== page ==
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to ;escape from GrimlnalXiQurt buHd
ing Caught after long chase.
.Case against IVIrs. Lillian S. Mead,
charged with passing worthless
checks,' continued to April 3.
Joseph Ruthowski, 3201 S. Morgan
st. accidentally leaned against 5,000
volt battery. Killed. ,
John Jinopk, 1013v "Dewey st:,
Evanston, arrested after chase when
he and his companion, whp escaped,
were' found selling beer from a
Nels Mellin, teamster, 811 Town
send st, killed when he fell from his
Nicholas Carenzia given the limit
sentence, of 30 years.mprisonfollow
ing his conviction on charges ofat
tadking his daughter, 10.'
Vincent Kyrnilowitz, Kenosha, sen
tenced to 15 years in prison. Charged
with attempting to murder his sweet
heart, Anna Antonowicz. v
W. Kozakowskj, saloonkeeper, 1461
W.-Lake st, fined' $206 andTcosts
after he admitted he kept his saloon
open all night and sold drinks to
Myrtle Stewart and Alice Clark. Misa
Stewart,'22, was flneu" $100 and costs.
. Miss Clark, 21, fined $50 and costs
for disorderly conduct
Two robbers entered storef Mrs.
Rose Cahenf 1914 S. Dearborn st
Attempted to hold her up. She threw
cup atthem, then ran out screaming:
They beat it.
r, o o
THEY HAVE NOW INVENTED THE
An all-seemg eye has been found
thawill work for man instead of, and
more surely than, hisown. An eye
thawill-.watch his safe, protect his
house and do all of the thingsjthat a
watchman will dp. Only it will do
better than a watchman because Jt
cannot fail., The eye is simply a bit
of metal' that isn't very well known
tqthe general public, although there
has been a lot of excitement about it
iihe scientific world.of-late years.
It is called,selenium. and its; pecu
liar quality;is that it is. extremelysen
sijive to light In fact, it is as sensi
tive as the "eye and transmits this per
culiarity to an electricrcurrent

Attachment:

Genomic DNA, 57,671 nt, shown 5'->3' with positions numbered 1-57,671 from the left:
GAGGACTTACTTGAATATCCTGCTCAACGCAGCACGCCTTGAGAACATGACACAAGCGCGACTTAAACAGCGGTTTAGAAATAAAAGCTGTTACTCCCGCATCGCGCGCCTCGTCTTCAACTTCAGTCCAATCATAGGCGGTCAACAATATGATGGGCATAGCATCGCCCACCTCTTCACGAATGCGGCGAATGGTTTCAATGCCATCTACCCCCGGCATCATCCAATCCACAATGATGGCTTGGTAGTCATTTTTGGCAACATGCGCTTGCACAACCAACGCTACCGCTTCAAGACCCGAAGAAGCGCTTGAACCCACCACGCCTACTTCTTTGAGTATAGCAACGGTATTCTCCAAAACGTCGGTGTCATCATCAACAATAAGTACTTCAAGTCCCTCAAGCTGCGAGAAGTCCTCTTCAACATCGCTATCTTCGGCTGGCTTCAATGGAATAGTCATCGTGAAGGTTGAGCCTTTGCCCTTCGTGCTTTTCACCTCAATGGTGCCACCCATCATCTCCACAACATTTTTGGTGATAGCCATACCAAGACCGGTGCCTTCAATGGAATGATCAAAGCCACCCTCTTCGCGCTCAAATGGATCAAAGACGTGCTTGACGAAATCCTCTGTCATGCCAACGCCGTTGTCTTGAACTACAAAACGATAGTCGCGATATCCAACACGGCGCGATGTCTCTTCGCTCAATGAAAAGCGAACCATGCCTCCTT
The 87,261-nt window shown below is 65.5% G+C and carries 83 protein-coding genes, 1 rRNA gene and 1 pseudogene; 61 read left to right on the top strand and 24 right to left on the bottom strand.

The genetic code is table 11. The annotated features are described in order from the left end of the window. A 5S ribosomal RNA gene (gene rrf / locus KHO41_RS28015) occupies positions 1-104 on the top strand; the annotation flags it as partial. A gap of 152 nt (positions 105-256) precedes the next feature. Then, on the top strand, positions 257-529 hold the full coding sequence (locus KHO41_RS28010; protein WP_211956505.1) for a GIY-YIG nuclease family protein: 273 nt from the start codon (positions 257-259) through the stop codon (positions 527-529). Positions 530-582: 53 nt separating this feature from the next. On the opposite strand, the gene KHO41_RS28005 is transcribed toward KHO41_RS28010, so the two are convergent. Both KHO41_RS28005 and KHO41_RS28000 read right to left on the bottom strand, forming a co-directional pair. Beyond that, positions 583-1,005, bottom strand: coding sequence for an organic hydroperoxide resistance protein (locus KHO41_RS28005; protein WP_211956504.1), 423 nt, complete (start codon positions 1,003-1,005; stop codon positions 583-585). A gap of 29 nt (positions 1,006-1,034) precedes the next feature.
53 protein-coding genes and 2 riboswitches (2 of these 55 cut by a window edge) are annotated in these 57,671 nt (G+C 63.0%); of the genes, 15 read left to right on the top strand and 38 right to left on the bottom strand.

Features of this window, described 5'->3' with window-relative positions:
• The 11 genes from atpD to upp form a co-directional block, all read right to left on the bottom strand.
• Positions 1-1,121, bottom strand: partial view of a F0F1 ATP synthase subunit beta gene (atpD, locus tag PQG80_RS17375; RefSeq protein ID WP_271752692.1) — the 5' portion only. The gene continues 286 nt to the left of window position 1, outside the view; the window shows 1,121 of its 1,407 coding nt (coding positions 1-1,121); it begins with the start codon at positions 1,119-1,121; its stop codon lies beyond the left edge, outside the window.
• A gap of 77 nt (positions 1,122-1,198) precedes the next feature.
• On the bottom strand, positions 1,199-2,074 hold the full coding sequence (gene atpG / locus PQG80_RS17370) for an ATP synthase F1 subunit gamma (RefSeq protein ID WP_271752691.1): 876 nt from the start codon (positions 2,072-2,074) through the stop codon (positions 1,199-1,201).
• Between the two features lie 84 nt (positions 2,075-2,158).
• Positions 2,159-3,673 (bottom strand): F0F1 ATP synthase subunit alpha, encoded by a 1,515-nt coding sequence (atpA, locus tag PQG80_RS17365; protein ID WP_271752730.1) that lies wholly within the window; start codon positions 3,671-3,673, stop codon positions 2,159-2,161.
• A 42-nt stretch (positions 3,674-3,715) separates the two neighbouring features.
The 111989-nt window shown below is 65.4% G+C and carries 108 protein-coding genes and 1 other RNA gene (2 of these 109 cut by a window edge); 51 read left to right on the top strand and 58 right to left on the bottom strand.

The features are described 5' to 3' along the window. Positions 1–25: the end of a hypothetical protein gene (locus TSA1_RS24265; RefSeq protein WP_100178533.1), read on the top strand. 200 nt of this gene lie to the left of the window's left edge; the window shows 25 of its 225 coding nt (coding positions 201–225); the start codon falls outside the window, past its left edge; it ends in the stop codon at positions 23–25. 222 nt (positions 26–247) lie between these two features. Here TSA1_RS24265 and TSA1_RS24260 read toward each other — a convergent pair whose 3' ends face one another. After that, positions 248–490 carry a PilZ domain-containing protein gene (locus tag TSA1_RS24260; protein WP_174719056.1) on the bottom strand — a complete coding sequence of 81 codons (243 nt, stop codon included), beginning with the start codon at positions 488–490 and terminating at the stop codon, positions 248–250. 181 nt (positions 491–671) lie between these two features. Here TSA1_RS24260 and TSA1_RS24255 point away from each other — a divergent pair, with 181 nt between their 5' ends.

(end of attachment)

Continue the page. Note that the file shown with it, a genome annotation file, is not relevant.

That is the reasbn why its use as
a burglar alarm was suggested to a,
French inventor, and this is how he1
made use of it: vWhile held in "the
dark a selenium coil will' not-permit
an electric current to go through it
very fast; In fact, the current has
difficulty getting through it at all.
Light, 'however, makes current, pass
through it with greater strength, and
the tiniest bit of light will cause a
This Frenchman, therefore, built
himself a little instrument, with a
selenium cciil- as its central mechan
ism. When he left his place of busi
ness for the night he opened th"e box
containing the coil, which was so ar
ranged that, any light shown in the
room would) fall on it: An electri
cal apparatus was attached to the
cdiT. " . .
It was so adjusted that when light
fell pn the coil the current would rush
through.it with sufficient strength to
cause an alarm-bell to ring. This bell
could be placed "anywhere blocks
away if desired. And there jsould be
any number of tne coils maae to pro-;
tect.a house, one for each roojhwitb.
connections at the nearest police sta
tion. As ,soon as the would-be bur
glar struck a light or flashed a dark
lantern he would start the machine
sencimg out iW call for 'help, with the
result that he wouldn't be able to get
very far along with his burglary. .
There haven't been any of .these
machines made as yet to "go on the
market in this country, although a
patent has been applied -for on them.
The other day Tommy's uncle ask
ed him the name of May's ryoting
man. "I call him 'April Shower' "
replied Tommy. "April showers?"
'cried his uncle in amazement "What
ever makes you gallium .such a fool
ish name -as that?"' ' "Because he
hriYio-f! Mav flnwers " f
s 7 .